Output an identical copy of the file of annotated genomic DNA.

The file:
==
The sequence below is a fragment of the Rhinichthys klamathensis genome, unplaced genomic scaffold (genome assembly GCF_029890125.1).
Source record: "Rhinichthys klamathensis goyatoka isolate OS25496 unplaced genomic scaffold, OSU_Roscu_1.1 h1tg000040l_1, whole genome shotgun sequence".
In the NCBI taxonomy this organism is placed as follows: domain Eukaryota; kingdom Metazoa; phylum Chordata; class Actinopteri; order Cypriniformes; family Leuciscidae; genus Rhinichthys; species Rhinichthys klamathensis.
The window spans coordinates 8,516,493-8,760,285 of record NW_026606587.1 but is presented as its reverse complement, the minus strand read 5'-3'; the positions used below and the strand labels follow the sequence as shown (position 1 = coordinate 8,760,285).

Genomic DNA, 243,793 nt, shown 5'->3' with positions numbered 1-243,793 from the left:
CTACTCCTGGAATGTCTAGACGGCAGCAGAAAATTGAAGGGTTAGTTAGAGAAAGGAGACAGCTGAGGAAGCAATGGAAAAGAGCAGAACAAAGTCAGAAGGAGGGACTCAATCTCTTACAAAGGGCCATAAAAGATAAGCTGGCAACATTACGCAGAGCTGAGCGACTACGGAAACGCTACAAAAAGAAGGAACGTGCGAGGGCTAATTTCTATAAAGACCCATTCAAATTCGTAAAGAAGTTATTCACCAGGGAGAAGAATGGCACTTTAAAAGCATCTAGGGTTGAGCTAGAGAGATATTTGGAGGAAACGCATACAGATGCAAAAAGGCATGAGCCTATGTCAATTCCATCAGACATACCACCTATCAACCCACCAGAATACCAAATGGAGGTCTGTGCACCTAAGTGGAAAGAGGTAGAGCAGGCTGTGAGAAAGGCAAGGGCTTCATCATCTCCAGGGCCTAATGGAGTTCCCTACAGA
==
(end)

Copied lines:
The sequence below is a fragment of the Rhinichthys klamathensis genome, unplaced genomic scaffold (genome assembly GCF_029890125.1).
Source record: "Rhinichthys klamathensis goyatoka isolate OS25496 unplaced genomic scaffold, OSU_Roscu_1.1 h1tg000040l_1, whole genome shotgun sequence".
In the NCBI taxonomy this organism is placed as follows: domain Eukaryota; kingdom Metazoa; phylum Chordata; class Actinopteri; order Cypriniformes; family Leuciscidae; genus Rhinichthys; species Rhinichthys klamathensis.
The window spans coordinates 8,516,493-8,760,285 of record NW_026606587.1 but is presented as its reverse complement, the minus strand read 5'-3'; the positions used below and the strand labels follow the sequence as shown (position 1 = coordinate 8,760,285).

Genomic DNA, 243,793 nt, shown 5'->3' with positions numbered 1-243,793 from the left:
CTACTCCTGGAATGTCTAGACGGCAGCAGAAAATTGAAGGGTTAGTTAGAGAAAGGAGACAGCTGAGGAAGCAATGGAAAAGAGCAGAACAAAGTCAGAAGGAGGGACTCAATCTCTTACAAAGGGCCATAAAAGATAAGCTGGCAACATTACGCAGAGCTGAGCGACTACGGAAACGCTACAAAAAGAAGGAACGTGCGAGGGCTAATTTCTATAAAGACCCATTCAAATTCGTAAAGAAGTTATTCACCAGGGAGAAGAATGGCACTTTAAAAGCATCTAGGGTTGAGCTAGAGAGATATTTGGAGGAAACGCATACAGATGCAAAAAGGCATGAGCCTATGTCAATTCCATCAGACATACCACCTATCAACCCACCAGAATACCAAATGGAGGTCTGTGCACCTAAGTGGAAAGAGGTAGAGCAGGCTGTGAGAAAGGCAAGGGCTTCATCATCTCCAGGGCCTAATGGAGTTCCCTACAGA